So far on my tree for lineage on Jacinta Hernandez Torres (1700 -) I have:
Manuel Hernandez Del Rio (1669 -) and Margarita Torres (1670 -)
Andres Hernandez De La Cruz (1644-1720) and Maria De Fernandez Lunar (1649-1750)
Miguel Hernandez (1620-1695) and Maria Josefa Ramires (1620-)
Hi Alexander, I used two sources, but understand that Andres Hernandez de la Cruz was married to a Del Rio, and his son Manuel was Hernandez y del Rio. I don’t have anything on a Maria de Fernandez Lunar.
Andres Mendez Munoz, MD “Pobladores de San Francisco de la Aguada para comienzos del siglo XVIII.” Hereditas 4:1, Abril 2003 pp 55-71; also an earlier article, Fuente Andres Mendez Rev Gen PR Oct 2002,p g 8-11 mentions Manuel Hernandez del Rio who was born about 1669 as he testified he was 40 years old in 1709. The surname then becomes the ‘apellido compuesto’ Hernandez del Rio. There are no death certificates per se, but military records and related census for the settlement of Aguada. Church records begin in the 1820s as everything prior to that date was lost due to hurricanes, invasions, fires, etc. What is your source for Andres Hernandez and Maria Fernandez? Haydee Reichard’s article, El Apellido de la Rosa: Troncos Genealogicos del Noroeste de Puerto Rico.” on PReb.com gives an overview of the tree, there may be more in her new book. I’m still researching part of it. With a family like de la Rosa and Hernandez del Rio, its best to get a broader scope on the early descendants, given the endogamy in these lines.
Hi Alexander- thanks. Can I ask what your sources are for Andres and his parents? Ive only picked this back up recently, and its a bit different from the sources I used for my tree I don’t have Maria Fernandez; also the compound surname Hernandez del Rio starts after Manuel Hernandez y del Rio. Records are indeed scarce, as Aguada parish records are extant from the 1820s on. I used Andres Mendez Munoz, MD, “Pobladores de San Francisco de la Aguada para comienzos del siglo XVIII.” Hereditas 4:1. 2003 55-71; there are some Pobladores article in the recent SPG publication of the 1830 Censo de Isabela. Aside from that, Dr. Haydee Reichard’s El Apellido de la Rosa: Troncos del Noroeste, PReb.com gives a nice overview of the de la Rosa line. Some went to Toa. Fortunately there are some military records. Also a lot of endogamy (cousin marriage). Looking forward to locating more information.
Andres is listed here: https://preb.com/geneal/domaguad.htm
There is enough circumstantial evidence that the Rosa/De La Rosa descendants of Don Juan de la Rosa y Ortiz de Velasco (~1690-1700) continued serving in the military in one form or another.
The Reichard article clearly says that d.Andres de la Rosa was a planter who emigrated from Santo Domingo to Puerto Rico in 1809. There are multiple Rosa lines on PR, some from different locations (Italy for example) and it cannot be assumed that this is the same line as that of Juan de la Rosa y Velasco. Unfortunately de la Rosa is not a rare surname.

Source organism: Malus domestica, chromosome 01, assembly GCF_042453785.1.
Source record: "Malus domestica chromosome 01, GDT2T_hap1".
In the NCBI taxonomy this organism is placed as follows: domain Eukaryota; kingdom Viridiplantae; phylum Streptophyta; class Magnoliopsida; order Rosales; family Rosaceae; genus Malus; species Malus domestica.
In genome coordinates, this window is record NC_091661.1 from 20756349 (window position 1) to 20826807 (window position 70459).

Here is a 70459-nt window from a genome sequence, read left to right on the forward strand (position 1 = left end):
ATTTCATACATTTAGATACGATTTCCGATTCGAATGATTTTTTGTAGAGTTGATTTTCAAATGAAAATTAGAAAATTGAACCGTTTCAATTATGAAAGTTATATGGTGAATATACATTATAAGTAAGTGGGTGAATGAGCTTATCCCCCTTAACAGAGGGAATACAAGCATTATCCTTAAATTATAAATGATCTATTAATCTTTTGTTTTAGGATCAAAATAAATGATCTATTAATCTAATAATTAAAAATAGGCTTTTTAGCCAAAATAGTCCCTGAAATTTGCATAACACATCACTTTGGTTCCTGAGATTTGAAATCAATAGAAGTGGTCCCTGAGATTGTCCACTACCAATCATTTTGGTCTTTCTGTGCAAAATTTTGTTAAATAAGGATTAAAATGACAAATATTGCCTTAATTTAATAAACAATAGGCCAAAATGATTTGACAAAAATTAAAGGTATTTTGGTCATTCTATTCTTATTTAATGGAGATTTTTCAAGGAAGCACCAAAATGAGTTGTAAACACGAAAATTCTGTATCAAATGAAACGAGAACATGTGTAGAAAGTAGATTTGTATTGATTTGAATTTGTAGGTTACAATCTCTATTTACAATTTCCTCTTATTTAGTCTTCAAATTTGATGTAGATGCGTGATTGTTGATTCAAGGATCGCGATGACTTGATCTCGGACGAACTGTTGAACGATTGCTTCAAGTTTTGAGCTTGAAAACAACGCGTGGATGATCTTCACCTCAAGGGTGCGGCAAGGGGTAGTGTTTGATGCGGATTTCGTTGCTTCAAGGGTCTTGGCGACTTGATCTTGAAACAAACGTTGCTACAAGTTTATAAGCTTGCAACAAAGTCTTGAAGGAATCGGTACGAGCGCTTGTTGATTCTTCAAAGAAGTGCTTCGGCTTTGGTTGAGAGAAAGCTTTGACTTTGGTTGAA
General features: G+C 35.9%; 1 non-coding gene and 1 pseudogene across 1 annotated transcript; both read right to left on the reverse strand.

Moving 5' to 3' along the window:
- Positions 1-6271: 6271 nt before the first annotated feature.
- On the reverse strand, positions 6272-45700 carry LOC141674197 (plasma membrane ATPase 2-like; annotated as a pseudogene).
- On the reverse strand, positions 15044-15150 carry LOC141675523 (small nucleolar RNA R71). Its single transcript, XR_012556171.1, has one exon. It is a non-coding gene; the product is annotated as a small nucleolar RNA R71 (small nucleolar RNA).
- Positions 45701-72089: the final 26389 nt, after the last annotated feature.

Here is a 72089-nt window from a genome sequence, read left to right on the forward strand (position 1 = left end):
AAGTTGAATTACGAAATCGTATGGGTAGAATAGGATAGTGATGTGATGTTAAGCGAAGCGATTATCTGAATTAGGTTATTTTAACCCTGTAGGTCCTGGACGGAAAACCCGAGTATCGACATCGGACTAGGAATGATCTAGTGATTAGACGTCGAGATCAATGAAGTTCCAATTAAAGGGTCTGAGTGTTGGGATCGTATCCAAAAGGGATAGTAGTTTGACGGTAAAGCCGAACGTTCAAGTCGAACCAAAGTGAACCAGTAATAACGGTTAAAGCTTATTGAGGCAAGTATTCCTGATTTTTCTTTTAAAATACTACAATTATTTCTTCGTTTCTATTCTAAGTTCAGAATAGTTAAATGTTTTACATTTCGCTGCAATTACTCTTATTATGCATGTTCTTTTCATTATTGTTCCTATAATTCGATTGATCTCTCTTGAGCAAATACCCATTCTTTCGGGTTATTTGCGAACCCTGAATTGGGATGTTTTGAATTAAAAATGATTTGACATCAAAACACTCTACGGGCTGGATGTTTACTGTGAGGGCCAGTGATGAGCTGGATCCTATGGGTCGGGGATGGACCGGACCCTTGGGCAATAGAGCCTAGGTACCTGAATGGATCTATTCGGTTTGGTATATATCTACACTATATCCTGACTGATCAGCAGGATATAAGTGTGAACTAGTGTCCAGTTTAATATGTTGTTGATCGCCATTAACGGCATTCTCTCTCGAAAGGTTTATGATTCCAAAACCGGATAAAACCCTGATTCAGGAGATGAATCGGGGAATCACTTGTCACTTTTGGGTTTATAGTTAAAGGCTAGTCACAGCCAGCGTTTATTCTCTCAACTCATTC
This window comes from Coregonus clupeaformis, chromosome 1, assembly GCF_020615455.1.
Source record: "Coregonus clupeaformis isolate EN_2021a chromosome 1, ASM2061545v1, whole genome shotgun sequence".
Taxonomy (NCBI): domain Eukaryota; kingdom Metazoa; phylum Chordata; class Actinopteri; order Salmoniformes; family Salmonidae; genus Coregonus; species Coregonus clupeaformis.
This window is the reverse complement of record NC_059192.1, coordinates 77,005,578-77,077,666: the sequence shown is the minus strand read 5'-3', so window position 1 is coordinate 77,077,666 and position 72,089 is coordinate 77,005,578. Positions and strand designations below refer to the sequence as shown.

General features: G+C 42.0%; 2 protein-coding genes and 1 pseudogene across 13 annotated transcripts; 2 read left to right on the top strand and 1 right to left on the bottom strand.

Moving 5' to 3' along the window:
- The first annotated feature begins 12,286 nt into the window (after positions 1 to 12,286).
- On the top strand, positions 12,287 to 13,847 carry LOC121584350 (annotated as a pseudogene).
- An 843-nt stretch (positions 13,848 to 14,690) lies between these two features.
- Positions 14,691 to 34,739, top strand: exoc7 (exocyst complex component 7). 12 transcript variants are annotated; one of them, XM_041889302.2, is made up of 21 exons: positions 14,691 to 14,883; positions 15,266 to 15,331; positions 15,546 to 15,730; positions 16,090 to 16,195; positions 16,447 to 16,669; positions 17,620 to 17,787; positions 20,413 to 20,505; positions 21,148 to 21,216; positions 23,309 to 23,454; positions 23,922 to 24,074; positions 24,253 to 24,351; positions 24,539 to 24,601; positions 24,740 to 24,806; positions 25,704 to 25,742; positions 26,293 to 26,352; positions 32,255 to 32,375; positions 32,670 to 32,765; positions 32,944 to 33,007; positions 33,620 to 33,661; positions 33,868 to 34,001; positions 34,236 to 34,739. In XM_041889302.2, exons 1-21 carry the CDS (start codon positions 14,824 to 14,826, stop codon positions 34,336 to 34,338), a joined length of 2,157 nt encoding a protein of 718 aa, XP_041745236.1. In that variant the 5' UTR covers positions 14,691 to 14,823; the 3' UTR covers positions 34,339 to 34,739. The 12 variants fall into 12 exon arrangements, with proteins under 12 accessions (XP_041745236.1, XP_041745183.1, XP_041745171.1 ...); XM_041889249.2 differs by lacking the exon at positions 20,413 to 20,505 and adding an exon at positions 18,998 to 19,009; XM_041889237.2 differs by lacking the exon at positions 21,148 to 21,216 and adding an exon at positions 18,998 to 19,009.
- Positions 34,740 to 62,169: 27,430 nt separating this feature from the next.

Most likely this is the son or even the grandson of the person in question.
Hi, this is late but I hope you might see this. I’ve been trying to trace my own ancestry as an Arab/Puerto Rican, and it’s proving very difficult because it seems like not many of my relatives have records. (At least, I can’t find them.) There are several last names on my mother’s side like Figaredo (her maiden name), Lopez, y Gely. There’s also Abolafia and Maldonado. I saw a few Maldonados in your list and I was wondering if I could get more information from you about those people. Maybe there’s a link I don’t know about yet…
Hi Samy, thanks for writing- there’s some Arab/Middle Eastern migration to PR, which largely happens during the 1930s (Lebanon, Palestine/israel, Egypt Yemen), and goes back to the Muslims who arrived in PR during the 16th century; the numbers are not huge, but they are there. The cut off for privacy records is about 1935, so that might be a reason why you are having trouble locating documents. Look for Estela Cifre de Loubriel’s Catalogo de extranjeros (1962), which lists emigres from different Middle Eastern countries; there’s a digitized copy at: https://sites.rootsweb.com/~prhgs/FPR1900/FPRMain.htm. There may be records, but not what you may be expecting. For starters, make a timeline, and build your search incrementally, to be sure you’re covering potential sources of information. Can you interview your family members? try to record their voices if you can, often there are details that fill in the gaps. Check out the brief history section: https://theconversation.com/on-eid-2017-a-peek-into-the-lives-of-puerto-rican-muslims-78798 Hope this helps
I believe were related distantly thru Jose Antonio Caban Nieves (via his 2nd wife Felipa) and I was impressed with your article piecing together his life. However, I’ve become more interested in my mother’s father’s side of the family whose roots trace back to slavery (surnames Portalatin and Gonzalez). I wanted to look through your paper on reconstructing the missing slave records in District 3 (which includes Aguadilla, which is what I’m after). However, it seems the link to Academia.org is no longer working? Is there another place your paper is available?